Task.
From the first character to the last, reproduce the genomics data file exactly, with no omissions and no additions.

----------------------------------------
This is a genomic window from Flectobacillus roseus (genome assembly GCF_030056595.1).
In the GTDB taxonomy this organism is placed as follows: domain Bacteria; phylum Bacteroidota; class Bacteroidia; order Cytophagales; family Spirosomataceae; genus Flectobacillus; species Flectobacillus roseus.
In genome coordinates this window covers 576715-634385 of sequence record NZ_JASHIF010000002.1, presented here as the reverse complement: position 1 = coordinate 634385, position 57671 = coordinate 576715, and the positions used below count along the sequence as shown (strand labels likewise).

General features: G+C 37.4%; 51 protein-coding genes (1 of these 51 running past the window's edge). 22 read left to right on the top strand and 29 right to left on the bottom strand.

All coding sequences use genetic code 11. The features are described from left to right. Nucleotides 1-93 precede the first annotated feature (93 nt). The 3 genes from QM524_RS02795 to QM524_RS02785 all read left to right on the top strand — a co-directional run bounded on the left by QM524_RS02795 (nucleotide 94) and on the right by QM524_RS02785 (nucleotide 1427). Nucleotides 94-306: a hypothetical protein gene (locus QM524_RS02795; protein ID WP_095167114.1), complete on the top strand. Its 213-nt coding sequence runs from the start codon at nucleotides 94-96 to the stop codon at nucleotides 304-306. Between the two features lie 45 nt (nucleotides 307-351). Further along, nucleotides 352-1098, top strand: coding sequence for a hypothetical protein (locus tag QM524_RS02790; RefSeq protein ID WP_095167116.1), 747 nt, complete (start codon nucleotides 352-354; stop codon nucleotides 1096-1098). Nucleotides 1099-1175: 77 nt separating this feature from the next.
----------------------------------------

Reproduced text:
This is a genomic window from Flectobacillus roseus (genome assembly GCF_030056595.1).
In the GTDB taxonomy this organism is placed as follows: domain Bacteria; phylum Bacteroidota; class Bacteroidia; order Cytophagales; family Spirosomataceae; genus Flectobacillus; species Flectobacillus roseus.
In genome coordinates this window covers 576715-634385 of sequence record NZ_JASHIF010000002.1, presented here as the reverse complement: position 1 = coordinate 634385, position 57671 = coordinate 576715, and the positions used below count along the sequence as shown (strand labels likewise).

General features: G+C 37.4%; 51 protein-coding genes (1 of these 51 running past the window's edge). 22 read left to right on the top strand and 29 right to left on the bottom strand.

All coding sequences use genetic code 11. The features are described from left to right. Nucleotides 1-93 precede the first annotated feature (93 nt). The 3 genes from QM524_RS02795 to QM524_RS02785 all read left to right on the top strand — a co-directional run bounded on the left by QM524_RS02795 (nucleotide 94) and on the right by QM524_RS02785 (nucleotide 1427). Nucleotides 94-306: a hypothetical protein gene (locus QM524_RS02795; protein ID WP_095167114.1), complete on the top strand. Its 213-nt coding sequence runs from the start codon at nucleotides 94-96 to the stop codon at nucleotides 304-306. Between the two features lie 45 nt (nucleotides 307-351). Further along, nucleotides 352-1098, top strand: coding sequence for a hypothetical protein (locus tag QM524_RS02790; RefSeq protein ID WP_095167116.1), 747 nt, complete (start codon nucleotides 352-354; stop codon nucleotides 1096-1098). Nucleotides 1099-1175: 77 nt separating this feature from the next.